The short answer is no. I understand perfectly why many people think proposing a god as an explanation for something is a valid and a good explanation for that thing, whatever it may be. I intend to show it is not.
Which of these statements has more explanatory power?
God created the universe in mysterious ways.
The universe came into being in mysterious ways.
The first one explains no more than the second and in fact creates a greater mystery. It just “creates” something extra that itself requires explanation. Saying God created the universe in mysterious ways doesn’t explain the universe but now you are obliged to explain not just the universe but God as well. You’ve increased the number of things needing explanation. I still don’t know how God created the universe and now I require an explanation of God. Certainly any being capable of creating this incredible universe would be even more mysterious than the universe he is claimed to have created.
Any explanation that is so vague is no explanation at all. A good explanation would contain observations, predictions, and a hypothesis using existing knowledge. Explanation involves increasing understanding of the unknown in terms of the known. If you can’t actually explain something except by saying “somebody did it somehow” you might as well not bother. You have no justification for saying so. You solve nothing and explain nothing.
Why did Johnny get cancer and die? I don’t know is not improved by saying God did it.
Where did the all matter/energy in the universe come from? I don’t know is not improved by saying God did it.
Explaining anything by God is the exact opposite of an explanation. An explanation will increase understanding. It will make something that was previously not understood, understood to at least some greater degree. It will not simply multiply the mystery.
An explanation that makes you feel good may be useful for making you feel good, but it is totally irrelevant to whether anything has actually been explained. Something that makes you feel good can be defined as a feel good producing thing, but it cannot be defined as an explanation unless it actually increases understanding in some real way. I understand the emotional lift someone may get from believing there is some being in the universe that cares about them, but simply saying so does not further understanding of one’s existence or purpose or anything or anyone else.
Forget religion for a moment and consider what most everyone, including believers in various gods, consider good explanations. I remember some point in school a teacher holding a globe to a light source and slowly rotating it to show why the sun appears to rise in the east and proceed westward across the sky and set in the west. The same method of explanation was used show why the earth moving around the sun on a tilted axis produces the varying lengths of days and seasons at various points on the earth.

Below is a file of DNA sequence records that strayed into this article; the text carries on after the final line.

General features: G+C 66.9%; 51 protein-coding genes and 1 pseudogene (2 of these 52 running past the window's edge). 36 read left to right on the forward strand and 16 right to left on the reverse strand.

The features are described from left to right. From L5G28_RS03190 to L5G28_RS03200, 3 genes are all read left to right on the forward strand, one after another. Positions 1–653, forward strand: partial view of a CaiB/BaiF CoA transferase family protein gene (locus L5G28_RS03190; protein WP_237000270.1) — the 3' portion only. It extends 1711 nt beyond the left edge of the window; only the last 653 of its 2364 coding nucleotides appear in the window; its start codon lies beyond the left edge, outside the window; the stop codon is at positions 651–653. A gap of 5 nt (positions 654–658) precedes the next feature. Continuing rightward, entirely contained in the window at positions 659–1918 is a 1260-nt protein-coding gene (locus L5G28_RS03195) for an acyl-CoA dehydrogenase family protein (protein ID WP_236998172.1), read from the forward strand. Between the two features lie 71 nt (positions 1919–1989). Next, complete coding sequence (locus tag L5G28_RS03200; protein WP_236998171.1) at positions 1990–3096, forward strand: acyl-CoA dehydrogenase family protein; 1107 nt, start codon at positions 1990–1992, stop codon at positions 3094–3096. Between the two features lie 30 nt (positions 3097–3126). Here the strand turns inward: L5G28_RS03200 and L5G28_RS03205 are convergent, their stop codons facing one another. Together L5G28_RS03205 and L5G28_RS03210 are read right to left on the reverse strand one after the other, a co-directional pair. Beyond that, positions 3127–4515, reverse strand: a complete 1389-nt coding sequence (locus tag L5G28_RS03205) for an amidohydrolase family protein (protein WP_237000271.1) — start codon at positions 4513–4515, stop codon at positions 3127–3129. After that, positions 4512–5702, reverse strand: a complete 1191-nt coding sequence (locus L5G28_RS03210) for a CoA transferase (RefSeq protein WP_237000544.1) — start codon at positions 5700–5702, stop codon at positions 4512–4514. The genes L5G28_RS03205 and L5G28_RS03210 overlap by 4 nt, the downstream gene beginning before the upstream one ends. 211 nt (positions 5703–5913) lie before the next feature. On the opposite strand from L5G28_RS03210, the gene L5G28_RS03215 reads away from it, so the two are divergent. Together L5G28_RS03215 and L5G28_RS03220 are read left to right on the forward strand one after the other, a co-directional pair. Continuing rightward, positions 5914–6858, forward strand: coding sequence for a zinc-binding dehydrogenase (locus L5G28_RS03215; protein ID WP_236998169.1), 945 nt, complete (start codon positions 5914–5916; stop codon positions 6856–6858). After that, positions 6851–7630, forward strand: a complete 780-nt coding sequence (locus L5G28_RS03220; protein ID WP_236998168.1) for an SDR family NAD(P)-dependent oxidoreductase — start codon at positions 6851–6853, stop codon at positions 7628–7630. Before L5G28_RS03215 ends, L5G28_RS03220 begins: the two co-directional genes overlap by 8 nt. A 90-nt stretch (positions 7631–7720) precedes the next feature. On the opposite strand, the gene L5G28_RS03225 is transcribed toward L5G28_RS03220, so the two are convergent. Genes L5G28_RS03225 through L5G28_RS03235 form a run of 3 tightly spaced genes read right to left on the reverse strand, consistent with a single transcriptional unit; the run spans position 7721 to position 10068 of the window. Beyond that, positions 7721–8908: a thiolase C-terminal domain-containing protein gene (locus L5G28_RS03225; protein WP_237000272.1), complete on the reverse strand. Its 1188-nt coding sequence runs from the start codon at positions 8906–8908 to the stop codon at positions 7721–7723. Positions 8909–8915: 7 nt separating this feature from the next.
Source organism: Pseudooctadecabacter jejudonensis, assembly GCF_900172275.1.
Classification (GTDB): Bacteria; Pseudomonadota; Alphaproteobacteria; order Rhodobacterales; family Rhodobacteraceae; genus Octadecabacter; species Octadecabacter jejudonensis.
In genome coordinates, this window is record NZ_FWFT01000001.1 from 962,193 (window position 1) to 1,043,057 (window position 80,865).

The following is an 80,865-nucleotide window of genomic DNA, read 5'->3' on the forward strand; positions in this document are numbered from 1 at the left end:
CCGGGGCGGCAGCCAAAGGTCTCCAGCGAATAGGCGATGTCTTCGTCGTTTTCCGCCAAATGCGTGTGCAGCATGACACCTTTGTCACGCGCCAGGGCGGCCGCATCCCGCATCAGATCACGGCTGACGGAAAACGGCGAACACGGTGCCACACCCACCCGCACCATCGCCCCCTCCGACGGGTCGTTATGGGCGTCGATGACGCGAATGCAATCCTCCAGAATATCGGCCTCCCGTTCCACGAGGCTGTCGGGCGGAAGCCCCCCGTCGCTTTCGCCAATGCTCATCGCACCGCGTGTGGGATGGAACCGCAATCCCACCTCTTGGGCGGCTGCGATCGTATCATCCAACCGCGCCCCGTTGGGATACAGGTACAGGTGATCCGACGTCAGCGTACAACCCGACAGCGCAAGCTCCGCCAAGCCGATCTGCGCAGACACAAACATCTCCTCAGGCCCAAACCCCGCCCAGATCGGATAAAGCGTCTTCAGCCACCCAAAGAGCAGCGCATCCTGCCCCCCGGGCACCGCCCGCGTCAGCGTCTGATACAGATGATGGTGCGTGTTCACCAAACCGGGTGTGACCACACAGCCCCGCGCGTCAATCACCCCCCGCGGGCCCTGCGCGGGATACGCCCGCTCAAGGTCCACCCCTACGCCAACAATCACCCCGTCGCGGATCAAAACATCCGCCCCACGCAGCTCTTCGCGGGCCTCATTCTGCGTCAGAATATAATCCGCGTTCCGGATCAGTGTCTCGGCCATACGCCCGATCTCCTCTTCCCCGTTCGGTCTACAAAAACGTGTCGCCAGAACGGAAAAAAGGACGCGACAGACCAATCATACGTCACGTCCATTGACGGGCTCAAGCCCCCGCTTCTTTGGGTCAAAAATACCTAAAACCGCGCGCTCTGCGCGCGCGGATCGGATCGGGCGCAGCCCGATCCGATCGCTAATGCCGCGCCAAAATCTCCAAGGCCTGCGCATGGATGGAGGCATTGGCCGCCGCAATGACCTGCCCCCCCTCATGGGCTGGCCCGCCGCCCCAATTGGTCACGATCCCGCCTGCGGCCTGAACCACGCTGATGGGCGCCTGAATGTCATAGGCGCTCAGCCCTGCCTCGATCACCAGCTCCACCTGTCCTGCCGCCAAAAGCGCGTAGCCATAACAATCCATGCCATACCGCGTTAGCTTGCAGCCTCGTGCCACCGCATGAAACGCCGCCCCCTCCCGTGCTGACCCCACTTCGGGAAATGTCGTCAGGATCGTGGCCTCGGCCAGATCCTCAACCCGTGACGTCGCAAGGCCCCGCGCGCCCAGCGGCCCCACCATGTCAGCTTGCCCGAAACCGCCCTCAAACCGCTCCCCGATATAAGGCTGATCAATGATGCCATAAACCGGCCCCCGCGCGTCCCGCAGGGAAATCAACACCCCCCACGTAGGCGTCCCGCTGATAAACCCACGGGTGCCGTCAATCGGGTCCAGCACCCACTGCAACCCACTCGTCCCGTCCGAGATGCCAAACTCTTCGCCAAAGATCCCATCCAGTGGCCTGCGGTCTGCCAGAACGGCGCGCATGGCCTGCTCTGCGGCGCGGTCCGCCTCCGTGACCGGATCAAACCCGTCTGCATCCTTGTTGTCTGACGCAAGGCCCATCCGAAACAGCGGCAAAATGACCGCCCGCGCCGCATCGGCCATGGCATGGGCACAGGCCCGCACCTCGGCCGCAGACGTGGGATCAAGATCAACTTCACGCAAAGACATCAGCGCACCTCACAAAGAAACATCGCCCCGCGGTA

Imagine you go to a performance by a magician and are amazed by an illusion and turn to the person sitting next to you and asked “How did he do that?” Would you consider “By magic” or “By use of conjuring techniques” or “Somehow” good explanations? Probably not, but if he actually described and explained in detail plausible conjuring techniques that could have produced the effect you saw in terms you understand, then you might consider that to be a good explanation.
If I asked wise person how the universe came to be, he would be transfer exactly zero knowledge or understanding to me and thus explain absolutely nothing by any of the following:
God did it.
Brahma did it.
Allah did it.
Satan did it.
An invisible cosmic elf did it.
He might as well have said “I don’t know” and stopped there. Saying essentially a magic being did it in magic ways doesn’t help.
So while saying a god doing something may give one emotional comfort, it doesn’t amount to an explanation in any meaningful sense. If someone disputes a scientific explanation or says the proposed explanation has problems or holes in it it, one does not progress understanding by throwing up one’s hands and simply declaring “God did it”. One side in a dispute does not get to demand the other side demonstrate everything in rigorous detail, while at the same time be allowed to exclude themselves from the same requirement and simply get to say it was magic.
Saying “God did it” explains nothing any better than “I don’t know”. Neither one is any sort of explanation at all. However there is something noble and powerful in saying “I don’t know” and something lazy in saying “God did it”. The courage to say you don’t know instead of claiming belief or even worse certainty in something for which there is no reasonable evidence is something I can always respect.